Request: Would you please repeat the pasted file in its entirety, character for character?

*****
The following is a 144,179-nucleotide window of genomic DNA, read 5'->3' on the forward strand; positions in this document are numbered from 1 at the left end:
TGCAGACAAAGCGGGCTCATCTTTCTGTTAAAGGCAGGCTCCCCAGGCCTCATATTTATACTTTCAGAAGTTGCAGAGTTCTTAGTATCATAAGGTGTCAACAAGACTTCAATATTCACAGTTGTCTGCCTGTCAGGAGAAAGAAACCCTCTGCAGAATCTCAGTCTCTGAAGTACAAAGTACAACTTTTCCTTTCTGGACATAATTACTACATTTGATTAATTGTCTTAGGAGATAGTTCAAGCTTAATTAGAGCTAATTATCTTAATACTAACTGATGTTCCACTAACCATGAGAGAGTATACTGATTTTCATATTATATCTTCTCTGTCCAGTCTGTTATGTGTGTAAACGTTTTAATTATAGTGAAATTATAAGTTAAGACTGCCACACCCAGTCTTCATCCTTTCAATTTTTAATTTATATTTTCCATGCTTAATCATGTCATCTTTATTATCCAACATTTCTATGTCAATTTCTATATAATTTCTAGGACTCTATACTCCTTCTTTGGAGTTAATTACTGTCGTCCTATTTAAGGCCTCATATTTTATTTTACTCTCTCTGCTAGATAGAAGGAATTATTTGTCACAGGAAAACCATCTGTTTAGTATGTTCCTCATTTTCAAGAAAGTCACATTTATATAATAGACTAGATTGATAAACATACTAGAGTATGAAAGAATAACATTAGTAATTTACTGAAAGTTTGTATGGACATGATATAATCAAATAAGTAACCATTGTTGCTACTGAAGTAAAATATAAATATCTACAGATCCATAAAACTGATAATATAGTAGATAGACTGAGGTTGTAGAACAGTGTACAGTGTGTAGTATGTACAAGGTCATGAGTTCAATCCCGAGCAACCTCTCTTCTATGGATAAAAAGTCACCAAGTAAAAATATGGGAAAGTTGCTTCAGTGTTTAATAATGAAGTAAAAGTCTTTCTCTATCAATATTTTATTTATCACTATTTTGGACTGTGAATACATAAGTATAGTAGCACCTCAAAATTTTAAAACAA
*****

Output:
The following is a 144,179-nucleotide window of genomic DNA, read 5'->3' on the forward strand; positions in this document are numbered from 1 at the left end:
TGCAGACAAAGCGGGCTCATCTTTCTGTTAAAGGCAGGCTCCCCAGGCCTCATATTTATACTTTCAGAAGTTGCAGAGTTCTTAGTATCATAAGGTGTCAACAAGACTTCAATATTCACAGTTGTCTGCCTGTCAGGAGAAAGAAACCCTCTGCAGAATCTCAGTCTCTGAAGTACAAAGTACAACTTTTCCTTTCTGGACATAATTACTACATTTGATTAATTGTCTTAGGAGATAGTTCAAGCTTAATTAGAGCTAATTATCTTAATACTAACTGATGTTCCACTAACCATGAGAGAGTATACTGATTTTCATATTATATCTTCTCTGTCCAGTCTGTTATGTGTGTAAACGTTTTAATTATAGTGAAATTATAAGTTAAGACTGCCACACCCAGTCTTCATCCTTTCAATTTTTAATTTATATTTTCCATGCTTAATCATGTCATCTTTATTATCCAACATTTCTATGTCAATTTCTATATAATTTCTAGGACTCTATACTCCTTCTTTGGAGTTAATTACTGTCGTCCTATTTAAGGCCTCATATTTTATTTTACTCTCTCTGCTAGATAGAAGGAATTATTTGTCACAGGAAAACCATCTGTTTAGTATGTTCCTCATTTTCAAGAAAGTCACATTTATATAATAGACTAGATTGATAAACATACTAGAGTATGAAAGAATAACATTAGTAATTTACTGAAAGTTTGTATGGACATGATATAATCAAATAAGTAACCATTGTTGCTACTGAAGTAAAATATAAATATCTACAGATCCATAAAACTGATAATATAGTAGATAGACTGAGGTTGTAGAACAGTGTACAGTGTGTAGTATGTACAAGGTCATGAGTTCAATCCCGAGCAACCTCTCTTCTATGGATAAAAAGTCACCAAGTAAAAATATGGGAAAGTTGCTTCAGTGTTTAATAATGAAGTAAAAGTCTTTCTCTATCAATATTTTATTTATCACTATTTTGGACTGTGAATACATAAGTATAGTAGCACCTCAAAATTTTAAAACAA